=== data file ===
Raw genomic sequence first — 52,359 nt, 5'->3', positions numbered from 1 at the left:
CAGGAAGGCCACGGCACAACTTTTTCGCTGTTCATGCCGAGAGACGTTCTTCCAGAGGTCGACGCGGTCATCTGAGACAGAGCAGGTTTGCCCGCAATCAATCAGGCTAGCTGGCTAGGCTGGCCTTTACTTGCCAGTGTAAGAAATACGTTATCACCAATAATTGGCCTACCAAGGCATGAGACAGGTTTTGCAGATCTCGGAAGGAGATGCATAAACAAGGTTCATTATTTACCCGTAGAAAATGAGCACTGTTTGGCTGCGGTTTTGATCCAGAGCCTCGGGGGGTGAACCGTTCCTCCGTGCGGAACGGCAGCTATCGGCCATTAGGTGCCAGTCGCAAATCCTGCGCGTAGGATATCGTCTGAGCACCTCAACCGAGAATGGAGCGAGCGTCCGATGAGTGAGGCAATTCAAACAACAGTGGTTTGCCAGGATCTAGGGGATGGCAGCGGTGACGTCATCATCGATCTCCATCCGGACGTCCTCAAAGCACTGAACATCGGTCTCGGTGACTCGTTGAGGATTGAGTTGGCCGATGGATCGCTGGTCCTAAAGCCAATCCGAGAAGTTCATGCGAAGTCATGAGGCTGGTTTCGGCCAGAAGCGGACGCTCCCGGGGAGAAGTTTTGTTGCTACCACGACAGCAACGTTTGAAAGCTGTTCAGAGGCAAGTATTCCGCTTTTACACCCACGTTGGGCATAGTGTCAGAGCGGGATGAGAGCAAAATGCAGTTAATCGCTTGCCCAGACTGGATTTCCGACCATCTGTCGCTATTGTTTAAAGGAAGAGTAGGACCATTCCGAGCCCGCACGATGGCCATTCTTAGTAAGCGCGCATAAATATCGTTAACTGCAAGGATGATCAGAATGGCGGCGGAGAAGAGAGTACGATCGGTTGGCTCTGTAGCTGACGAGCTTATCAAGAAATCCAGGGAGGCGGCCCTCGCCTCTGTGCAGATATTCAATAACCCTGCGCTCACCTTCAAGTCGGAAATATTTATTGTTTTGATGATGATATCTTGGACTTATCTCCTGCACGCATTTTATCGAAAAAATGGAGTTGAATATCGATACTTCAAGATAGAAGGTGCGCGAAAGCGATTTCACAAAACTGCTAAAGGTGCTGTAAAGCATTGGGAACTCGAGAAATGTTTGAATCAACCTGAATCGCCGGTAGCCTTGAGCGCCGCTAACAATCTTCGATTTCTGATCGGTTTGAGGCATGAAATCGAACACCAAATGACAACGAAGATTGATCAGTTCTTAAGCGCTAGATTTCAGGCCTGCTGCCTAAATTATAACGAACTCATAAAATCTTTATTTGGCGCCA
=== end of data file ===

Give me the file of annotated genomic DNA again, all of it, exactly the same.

Raw genomic sequence first — 52,359 nt, 5'->3', positions numbered from 1 at the left:
CAGGAAGGCCACGGCACAACTTTTTCGCTGTTCATGCCGAGAGACGTTCTTCCAGAGGTCGACGCGGTCATCTGAGACAGAGCAGGTTTGCCCGCAATCAATCAGGCTAGCTGGCTAGGCTGGCCTTTACTTGCCAGTGTAAGAAATACGTTATCACCAATAATTGGCCTACCAAGGCATGAGACAGGTTTTGCAGATCTCGGAAGGAGATGCATAAACAAGGTTCATTATTTACCCGTAGAAAATGAGCACTGTTTGGCTGCGGTTTTGATCCAGAGCCTCGGGGGGTGAACCGTTCCTCCGTGCGGAACGGCAGCTATCGGCCATTAGGTGCCAGTCGCAAATCCTGCGCGTAGGATATCGTCTGAGCACCTCAACCGAGAATGGAGCGAGCGTCCGATGAGTGAGGCAATTCAAACAACAGTGGTTTGCCAGGATCTAGGGGATGGCAGCGGTGACGTCATCATCGATCTCCATCCGGACGTCCTCAAAGCACTGAACATCGGTCTCGGTGACTCGTTGAGGATTGAGTTGGCCGATGGATCGCTGGTCCTAAAGCCAATCCGAGAAGTTCATGCGAAGTCATGAGGCTGGTTTCGGCCAGAAGCGGACGCTCCCGGGGAGAAGTTTTGTTGCTACCACGACAGCAACGTTTGAAAGCTGTTCAGAGGCAAGTATTCCGCTTTTACACCCACGTTGGGCATAGTGTCAGAGCGGGATGAGAGCAAAATGCAGTTAATCGCTTGCCCAGACTGGATTTCCGACCATCTGTCGCTATTGTTTAAAGGAAGAGTAGGACCATTCCGAGCCCGCACGATGGCCATTCTTAGTAAGCGCGCATAAATATCGTTAACTGCAAGGATGATCAGAATGGCGGCGGAGAAGAGAGTACGATCGGTTGGCTCTGTAGCTGACGAGCTTATCAAGAAATCCAGGGAGGCGGCCCTCGCCTCTGTGCAGATATTCAATAACCCTGCGCTCACCTTCAAGTCGGAAATATTTATTGTTTTGATGATGATATCTTGGACTTATCTCCTGCACGCATTTTATCGAAAAAATGGAGTTGAATATCGATACTTCAAGATAGAAGGTGCGCGAAAGCGATTTCACAAAACTGCTAAAGGTGCTGTAAAGCATTGGGAACTCGAGAAATGTTTGAATCAACCTGAATCGCCGGTAGCCTTGAGCGCCGCTAACAATCTTCGATTTCTGATCGGTTTGAGGCATGAAATCGAACACCAAATGACAACGAAGATTGATCAGTTCTTAAGCGCTAGATTTCAGGCCTGCTGCCTAAATTATAACGAACTCATAAAATCTTTATTTGGCGCCA